A Model Response: GCSE Non-Fiction Writing

Mobile phones should be banned from the classroom as they are nothing but a distraction’.

Write an article in which you persuade people of your point of view.

Dialling 999: An Emergency in Education

Imagine, if you will, a class of thirty students. Imagine you’re the teacher. It’s Monday, Period One and you’re trying to teach Shakespeare’s Hamlet. You’re just about to launch into an eloquent and beautifully constructed analysis of the poetry of his soliloquies when you look up. Do you see eager faces? Do you see poised pens ready to furiously write? Do you see bums on the edge of their seats? No. No. And no. Instead you see thirty pairs of eyes glued to thirty mobile phones.  

Mobile phones should absolutely be banned from classrooms as they are a constant source of distraction. A recent 2016 survey conducted by John Jones at the University of Oxford discovered that a shocking 89% of students look at their phone at least once during a lesson, with 74% conceding they look at it several times. We must ask ourselves, how much learning is actually taking place in these classrooms? Surely, not very much. I appreciate very much that phones can be used to research important facts and, yes, having a world of knowledge at our fingertips can only be a good thing, but at what cost?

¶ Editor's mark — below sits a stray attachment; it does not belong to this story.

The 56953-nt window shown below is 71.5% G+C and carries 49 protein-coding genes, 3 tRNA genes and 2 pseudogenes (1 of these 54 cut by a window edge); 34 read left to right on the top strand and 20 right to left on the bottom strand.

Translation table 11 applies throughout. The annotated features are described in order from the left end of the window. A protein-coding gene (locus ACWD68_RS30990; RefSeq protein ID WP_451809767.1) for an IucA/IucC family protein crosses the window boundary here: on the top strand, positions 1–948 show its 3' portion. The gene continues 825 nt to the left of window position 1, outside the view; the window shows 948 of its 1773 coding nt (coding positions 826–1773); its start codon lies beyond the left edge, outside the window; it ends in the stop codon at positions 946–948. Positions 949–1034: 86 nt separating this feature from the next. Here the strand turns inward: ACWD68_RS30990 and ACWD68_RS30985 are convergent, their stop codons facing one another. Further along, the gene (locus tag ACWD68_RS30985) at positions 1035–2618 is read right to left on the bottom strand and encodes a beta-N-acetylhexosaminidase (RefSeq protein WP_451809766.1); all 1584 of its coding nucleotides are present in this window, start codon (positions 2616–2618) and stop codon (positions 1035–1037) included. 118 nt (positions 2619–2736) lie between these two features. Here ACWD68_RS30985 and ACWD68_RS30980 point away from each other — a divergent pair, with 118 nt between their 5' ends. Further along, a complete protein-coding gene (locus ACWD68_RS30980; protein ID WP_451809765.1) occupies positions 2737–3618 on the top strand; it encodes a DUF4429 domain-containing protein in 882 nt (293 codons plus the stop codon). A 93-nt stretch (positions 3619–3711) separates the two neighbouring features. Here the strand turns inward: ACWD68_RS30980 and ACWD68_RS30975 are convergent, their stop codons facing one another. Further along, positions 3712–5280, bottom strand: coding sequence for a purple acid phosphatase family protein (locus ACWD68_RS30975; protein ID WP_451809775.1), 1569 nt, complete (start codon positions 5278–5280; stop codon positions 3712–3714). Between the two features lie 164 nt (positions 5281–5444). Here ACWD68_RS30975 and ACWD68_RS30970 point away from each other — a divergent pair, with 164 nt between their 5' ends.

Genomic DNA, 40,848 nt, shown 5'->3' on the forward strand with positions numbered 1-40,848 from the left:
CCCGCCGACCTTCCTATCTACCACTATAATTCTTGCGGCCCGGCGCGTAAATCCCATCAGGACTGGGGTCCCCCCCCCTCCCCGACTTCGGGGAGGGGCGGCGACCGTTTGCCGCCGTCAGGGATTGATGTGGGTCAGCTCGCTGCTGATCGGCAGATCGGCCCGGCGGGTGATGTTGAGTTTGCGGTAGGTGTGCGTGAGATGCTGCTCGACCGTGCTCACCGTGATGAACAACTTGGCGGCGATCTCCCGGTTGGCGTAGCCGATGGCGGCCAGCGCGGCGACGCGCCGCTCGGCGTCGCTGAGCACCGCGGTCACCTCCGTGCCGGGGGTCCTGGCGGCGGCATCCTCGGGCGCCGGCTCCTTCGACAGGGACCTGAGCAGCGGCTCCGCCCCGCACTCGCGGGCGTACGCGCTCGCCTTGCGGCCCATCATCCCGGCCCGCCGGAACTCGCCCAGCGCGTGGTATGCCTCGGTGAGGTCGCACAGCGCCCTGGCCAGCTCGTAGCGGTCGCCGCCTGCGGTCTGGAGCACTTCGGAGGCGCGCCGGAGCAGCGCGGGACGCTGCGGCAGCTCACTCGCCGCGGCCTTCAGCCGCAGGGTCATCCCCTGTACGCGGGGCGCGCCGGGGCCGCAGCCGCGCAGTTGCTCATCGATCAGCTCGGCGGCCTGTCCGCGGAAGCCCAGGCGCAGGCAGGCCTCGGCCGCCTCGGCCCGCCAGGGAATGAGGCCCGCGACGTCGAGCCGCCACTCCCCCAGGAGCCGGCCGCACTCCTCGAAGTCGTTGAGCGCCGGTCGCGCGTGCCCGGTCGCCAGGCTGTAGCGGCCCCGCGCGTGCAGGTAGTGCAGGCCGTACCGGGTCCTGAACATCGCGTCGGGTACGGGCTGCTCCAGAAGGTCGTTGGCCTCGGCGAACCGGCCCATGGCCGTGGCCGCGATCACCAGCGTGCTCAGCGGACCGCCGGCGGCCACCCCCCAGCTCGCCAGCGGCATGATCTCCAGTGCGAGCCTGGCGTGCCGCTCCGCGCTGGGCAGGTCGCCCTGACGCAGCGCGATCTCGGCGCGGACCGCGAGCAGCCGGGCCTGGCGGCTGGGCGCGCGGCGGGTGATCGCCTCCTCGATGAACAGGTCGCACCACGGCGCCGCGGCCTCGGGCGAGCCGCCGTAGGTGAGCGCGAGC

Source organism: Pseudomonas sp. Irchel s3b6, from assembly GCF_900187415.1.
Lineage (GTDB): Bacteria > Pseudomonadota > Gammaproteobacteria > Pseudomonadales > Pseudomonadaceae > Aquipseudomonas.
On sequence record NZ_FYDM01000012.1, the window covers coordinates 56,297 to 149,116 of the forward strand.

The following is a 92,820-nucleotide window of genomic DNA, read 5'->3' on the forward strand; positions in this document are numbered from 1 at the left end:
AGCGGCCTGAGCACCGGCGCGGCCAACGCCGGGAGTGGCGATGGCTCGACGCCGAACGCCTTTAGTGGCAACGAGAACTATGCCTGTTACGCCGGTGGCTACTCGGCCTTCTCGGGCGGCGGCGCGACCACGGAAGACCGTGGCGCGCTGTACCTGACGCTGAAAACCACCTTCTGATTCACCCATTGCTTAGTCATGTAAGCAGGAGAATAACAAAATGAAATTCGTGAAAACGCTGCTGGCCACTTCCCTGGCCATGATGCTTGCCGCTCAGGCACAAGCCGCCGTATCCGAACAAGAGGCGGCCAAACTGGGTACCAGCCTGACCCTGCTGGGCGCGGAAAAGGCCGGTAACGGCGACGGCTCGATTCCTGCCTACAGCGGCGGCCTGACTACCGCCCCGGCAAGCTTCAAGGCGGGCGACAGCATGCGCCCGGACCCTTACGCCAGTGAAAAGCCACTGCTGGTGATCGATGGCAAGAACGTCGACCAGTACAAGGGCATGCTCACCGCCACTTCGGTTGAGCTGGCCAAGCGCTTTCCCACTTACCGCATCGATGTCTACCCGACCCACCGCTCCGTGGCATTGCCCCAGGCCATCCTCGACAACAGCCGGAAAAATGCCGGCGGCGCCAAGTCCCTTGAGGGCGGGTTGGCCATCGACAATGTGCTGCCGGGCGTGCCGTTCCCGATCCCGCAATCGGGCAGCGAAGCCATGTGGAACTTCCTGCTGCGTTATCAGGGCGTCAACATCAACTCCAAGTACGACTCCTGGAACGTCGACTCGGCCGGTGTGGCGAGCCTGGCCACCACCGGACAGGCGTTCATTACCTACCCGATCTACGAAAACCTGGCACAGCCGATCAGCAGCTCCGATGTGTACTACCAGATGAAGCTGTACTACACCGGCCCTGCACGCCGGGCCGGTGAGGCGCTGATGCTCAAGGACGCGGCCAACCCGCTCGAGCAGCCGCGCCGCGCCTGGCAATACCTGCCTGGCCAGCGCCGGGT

This issue is especially relevant now given the ostensible collapse of the education sector and the recent downward trend in examination results. It is more important than ever to ensure our students are being taught in the most effective environment possible. With the advent of Twitter, Insta (as I’m told it’s called), Snapchat and WhatsApp, students enter a lesson with hundreds of other things on their mind. This cannot be conducive to learning. The complexity of a Shakespearean sonnet or the geopolitics of the Cold War or the mechanics of quantum physics demands concerted intellectual effort, something not possible with the incessant twittering of a thousand pocket-sized virtual friends.  

I say to you, then, we need to ban mobiles from classrooms with immediate effect and for the benefit of our entire society. Children are, after all, our future and their learning ought to be sacrosanct. It is no longer possible to allow students to be overwhelmingly inundated by social media when they ought to be learning. Yes, they will complain, but it is important to act now and the only way to do this is to ban them unilaterally.  

Here, then, is the thought with which I wish to leave you: less Twitter, more Shakespeare.

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